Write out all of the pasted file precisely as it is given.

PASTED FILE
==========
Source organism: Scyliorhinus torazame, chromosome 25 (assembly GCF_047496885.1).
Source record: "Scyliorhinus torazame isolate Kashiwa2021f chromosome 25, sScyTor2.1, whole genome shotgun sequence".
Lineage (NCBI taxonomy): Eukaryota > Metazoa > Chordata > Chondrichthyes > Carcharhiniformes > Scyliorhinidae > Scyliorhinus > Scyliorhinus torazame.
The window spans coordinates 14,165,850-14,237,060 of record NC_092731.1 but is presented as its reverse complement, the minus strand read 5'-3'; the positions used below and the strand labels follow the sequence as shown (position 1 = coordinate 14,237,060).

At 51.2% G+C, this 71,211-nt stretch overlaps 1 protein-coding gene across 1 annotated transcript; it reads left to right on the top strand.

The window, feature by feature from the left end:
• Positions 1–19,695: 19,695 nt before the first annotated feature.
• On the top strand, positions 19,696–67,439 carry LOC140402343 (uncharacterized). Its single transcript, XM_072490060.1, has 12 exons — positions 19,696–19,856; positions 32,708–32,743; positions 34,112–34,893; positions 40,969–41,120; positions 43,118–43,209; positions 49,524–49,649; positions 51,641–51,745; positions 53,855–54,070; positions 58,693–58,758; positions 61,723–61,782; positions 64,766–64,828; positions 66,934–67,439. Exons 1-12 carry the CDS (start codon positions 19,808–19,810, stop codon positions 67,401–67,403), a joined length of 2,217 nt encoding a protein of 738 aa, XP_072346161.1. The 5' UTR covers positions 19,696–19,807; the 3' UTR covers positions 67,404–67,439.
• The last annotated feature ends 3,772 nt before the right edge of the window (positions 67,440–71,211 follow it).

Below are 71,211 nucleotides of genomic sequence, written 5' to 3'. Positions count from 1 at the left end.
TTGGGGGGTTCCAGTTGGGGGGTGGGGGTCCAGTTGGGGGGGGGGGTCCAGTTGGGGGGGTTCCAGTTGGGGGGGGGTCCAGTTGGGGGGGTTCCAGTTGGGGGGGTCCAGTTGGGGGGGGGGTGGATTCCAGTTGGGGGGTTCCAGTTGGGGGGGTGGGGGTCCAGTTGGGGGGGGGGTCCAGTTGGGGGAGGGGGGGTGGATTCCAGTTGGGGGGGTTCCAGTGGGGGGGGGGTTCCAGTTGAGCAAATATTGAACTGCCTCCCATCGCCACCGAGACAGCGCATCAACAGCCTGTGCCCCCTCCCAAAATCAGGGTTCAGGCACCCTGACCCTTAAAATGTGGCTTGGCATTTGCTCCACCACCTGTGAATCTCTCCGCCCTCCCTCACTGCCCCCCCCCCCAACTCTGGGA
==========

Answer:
Source organism: Scyliorhinus torazame, chromosome 25 (assembly GCF_047496885.1).
Source record: "Scyliorhinus torazame isolate Kashiwa2021f chromosome 25, sScyTor2.1, whole genome shotgun sequence".
Lineage (NCBI taxonomy): Eukaryota > Metazoa > Chordata > Chondrichthyes > Carcharhiniformes > Scyliorhinidae > Scyliorhinus > Scyliorhinus torazame.
The window spans coordinates 14,165,850-14,237,060 of record NC_092731.1 but is presented as its reverse complement, the minus strand read 5'-3'; the positions used below and the strand labels follow the sequence as shown (position 1 = coordinate 14,237,060).

At 51.2% G+C, this 71,211-nt stretch overlaps 1 protein-coding gene across 1 annotated transcript; it reads left to right on the top strand.

The window, feature by feature from the left end:
• Positions 1–19,695: 19,695 nt before the first annotated feature.
• On the top strand, positions 19,696–67,439 carry LOC140402343 (uncharacterized). Its single transcript, XM_072490060.1, has 12 exons — positions 19,696–19,856; positions 32,708–32,743; positions 34,112–34,893; positions 40,969–41,120; positions 43,118–43,209; positions 49,524–49,649; positions 51,641–51,745; positions 53,855–54,070; positions 58,693–58,758; positions 61,723–61,782; positions 64,766–64,828; positions 66,934–67,439. Exons 1-12 carry the CDS (start codon positions 19,808–19,810, stop codon positions 67,401–67,403), a joined length of 2,217 nt encoding a protein of 738 aa, XP_072346161.1. The 5' UTR covers positions 19,696–19,807; the 3' UTR covers positions 67,404–67,439.
• The last annotated feature ends 3,772 nt before the right edge of the window (positions 67,440–71,211 follow it).

Below are 71,211 nucleotides of genomic sequence, written 5' to 3'. Positions count from 1 at the left end.
TTGGGGGGTTCCAGTTGGGGGGTGGGGGTCCAGTTGGGGGGGGGGGTCCAGTTGGGGGGGTTCCAGTTGGGGGGGGGTCCAGTTGGGGGGGTTCCAGTTGGGGGGGTCCAGTTGGGGGGGGGGTGGATTCCAGTTGGGGGGTTCCAGTTGGGGGGGTGGGGGTCCAGTTGGGGGGGGGGTCCAGTTGGGGGAGGGGGGGTGGATTCCAGTTGGGGGGGTTCCAGTGGGGGGGGGGTTCCAGTTGAGCAAATATTGAACTGCCTCCCATCGCCACCGAGACAGCGCATCAACAGCCTGTGCCCCCTCCCAAAATCAGGGTTCAGGCACCCTGACCCTTAAAATGTGGCTTGGCATTTGCTCCACCACCTGTGAATCTCTCCGCCCTCCCTCACTGCCCCCCCCCCCAACTCTGGGA